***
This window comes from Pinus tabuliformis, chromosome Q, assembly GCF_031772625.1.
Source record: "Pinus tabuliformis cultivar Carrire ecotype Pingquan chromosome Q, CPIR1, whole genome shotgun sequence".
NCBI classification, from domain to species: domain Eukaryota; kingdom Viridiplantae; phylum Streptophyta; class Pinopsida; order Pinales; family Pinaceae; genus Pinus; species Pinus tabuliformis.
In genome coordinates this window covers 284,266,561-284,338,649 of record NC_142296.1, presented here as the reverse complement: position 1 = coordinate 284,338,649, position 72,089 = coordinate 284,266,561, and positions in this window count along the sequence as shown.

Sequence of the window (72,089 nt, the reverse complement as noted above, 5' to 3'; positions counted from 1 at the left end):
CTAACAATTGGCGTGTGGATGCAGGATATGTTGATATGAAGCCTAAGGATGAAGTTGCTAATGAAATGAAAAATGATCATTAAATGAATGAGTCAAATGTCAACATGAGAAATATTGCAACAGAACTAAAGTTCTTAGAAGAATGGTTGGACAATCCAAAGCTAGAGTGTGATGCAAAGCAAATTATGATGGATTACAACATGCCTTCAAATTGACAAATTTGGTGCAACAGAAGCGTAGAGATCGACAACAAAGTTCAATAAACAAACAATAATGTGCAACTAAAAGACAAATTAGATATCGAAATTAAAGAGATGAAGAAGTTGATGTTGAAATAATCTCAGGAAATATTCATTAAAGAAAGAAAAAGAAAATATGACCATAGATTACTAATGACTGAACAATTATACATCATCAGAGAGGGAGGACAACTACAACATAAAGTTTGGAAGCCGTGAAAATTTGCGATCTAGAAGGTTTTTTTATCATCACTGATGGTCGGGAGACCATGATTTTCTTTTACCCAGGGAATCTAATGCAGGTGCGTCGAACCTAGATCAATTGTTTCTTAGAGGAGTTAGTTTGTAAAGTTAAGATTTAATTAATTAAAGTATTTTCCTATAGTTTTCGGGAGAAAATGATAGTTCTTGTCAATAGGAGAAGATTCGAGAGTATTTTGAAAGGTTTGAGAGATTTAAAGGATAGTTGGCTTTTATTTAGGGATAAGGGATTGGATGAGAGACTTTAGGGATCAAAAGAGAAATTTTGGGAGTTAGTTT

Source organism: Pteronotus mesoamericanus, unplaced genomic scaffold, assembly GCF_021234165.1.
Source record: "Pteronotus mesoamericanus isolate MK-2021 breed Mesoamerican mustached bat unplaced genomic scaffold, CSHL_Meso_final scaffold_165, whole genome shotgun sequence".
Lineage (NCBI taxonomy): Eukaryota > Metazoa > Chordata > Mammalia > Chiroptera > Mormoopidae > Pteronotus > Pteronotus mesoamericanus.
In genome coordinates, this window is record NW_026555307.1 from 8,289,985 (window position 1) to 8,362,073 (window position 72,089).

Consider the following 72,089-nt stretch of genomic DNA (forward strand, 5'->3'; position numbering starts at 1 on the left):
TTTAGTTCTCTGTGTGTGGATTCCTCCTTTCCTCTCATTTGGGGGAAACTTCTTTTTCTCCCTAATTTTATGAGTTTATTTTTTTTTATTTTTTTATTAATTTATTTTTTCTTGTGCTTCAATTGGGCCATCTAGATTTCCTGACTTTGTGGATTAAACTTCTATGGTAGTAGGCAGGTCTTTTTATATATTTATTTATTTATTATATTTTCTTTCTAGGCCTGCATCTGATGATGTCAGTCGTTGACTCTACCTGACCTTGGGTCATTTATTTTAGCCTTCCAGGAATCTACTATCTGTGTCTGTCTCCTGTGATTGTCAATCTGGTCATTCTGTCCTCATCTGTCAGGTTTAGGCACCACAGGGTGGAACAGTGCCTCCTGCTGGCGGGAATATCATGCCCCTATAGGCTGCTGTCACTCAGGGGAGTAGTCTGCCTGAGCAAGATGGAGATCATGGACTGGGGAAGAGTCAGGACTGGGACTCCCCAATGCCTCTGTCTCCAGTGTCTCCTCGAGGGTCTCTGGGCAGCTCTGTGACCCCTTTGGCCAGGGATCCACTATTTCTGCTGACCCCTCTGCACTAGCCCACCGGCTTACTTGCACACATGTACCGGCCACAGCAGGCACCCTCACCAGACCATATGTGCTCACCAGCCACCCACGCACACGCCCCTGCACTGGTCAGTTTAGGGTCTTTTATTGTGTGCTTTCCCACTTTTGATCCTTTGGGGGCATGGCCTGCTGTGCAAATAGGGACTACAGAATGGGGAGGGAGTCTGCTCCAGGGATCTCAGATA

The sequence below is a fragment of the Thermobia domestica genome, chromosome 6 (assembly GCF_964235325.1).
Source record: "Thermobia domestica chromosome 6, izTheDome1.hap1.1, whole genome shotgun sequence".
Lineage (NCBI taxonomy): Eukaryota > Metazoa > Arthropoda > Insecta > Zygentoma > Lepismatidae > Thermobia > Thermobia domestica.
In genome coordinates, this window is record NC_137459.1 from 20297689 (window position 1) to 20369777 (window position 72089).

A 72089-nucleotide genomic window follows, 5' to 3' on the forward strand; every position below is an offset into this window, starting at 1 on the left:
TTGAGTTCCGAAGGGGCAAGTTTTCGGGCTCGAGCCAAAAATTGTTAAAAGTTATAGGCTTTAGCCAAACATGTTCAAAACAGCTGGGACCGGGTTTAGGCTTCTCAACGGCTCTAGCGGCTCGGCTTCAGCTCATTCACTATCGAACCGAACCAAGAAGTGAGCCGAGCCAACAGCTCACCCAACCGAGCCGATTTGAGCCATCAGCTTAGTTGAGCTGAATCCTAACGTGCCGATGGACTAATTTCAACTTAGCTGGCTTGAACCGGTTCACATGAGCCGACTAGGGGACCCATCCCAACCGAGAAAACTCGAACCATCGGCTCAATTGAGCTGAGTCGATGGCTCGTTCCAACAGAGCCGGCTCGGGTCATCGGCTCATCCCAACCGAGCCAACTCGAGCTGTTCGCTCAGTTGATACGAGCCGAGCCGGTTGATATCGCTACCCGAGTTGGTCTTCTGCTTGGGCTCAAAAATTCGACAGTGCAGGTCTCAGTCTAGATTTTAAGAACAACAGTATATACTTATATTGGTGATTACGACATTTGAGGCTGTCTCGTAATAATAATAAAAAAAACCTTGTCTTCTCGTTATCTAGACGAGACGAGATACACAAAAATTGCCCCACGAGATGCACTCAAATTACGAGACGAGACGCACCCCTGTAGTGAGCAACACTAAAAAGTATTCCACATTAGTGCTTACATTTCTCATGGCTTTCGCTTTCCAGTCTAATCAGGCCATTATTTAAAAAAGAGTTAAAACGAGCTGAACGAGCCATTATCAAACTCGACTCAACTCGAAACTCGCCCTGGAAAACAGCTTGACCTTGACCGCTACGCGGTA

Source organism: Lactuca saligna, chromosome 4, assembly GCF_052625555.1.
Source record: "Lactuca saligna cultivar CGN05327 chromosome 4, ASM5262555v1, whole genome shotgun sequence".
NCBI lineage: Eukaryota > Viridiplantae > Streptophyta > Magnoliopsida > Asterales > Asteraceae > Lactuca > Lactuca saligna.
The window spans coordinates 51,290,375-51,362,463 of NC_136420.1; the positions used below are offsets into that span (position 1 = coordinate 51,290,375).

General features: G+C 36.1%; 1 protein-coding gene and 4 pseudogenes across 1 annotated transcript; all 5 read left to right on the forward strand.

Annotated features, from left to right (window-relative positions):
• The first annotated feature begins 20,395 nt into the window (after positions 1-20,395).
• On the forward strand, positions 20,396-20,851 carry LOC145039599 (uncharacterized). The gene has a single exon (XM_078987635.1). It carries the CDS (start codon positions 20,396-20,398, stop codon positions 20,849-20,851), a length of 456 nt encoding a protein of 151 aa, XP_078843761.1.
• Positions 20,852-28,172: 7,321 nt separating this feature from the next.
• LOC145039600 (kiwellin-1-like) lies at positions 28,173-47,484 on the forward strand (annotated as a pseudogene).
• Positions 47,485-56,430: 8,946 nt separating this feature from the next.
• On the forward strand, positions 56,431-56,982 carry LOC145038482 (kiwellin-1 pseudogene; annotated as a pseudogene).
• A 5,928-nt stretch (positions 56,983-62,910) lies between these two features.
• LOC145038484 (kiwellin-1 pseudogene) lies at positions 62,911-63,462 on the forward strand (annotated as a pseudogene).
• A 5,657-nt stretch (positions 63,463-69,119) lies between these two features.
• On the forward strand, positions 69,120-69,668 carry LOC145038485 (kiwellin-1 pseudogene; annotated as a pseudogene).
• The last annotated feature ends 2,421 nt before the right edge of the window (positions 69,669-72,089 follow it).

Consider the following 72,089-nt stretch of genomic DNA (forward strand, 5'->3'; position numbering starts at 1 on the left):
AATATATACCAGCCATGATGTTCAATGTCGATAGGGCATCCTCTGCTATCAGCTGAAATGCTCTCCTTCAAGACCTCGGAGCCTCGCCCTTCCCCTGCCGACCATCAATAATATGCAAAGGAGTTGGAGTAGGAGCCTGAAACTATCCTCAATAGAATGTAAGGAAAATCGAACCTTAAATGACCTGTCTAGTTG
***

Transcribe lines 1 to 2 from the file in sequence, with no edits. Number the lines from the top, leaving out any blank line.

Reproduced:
This window comes from Pinus tabuliformis, chromosome Q, assembly GCF_031772625.1.
Source record: "Pinus tabuliformis cultivar Carrire ecotype Pingquan chromosome Q, CPIR1, whole genome shotgun sequence".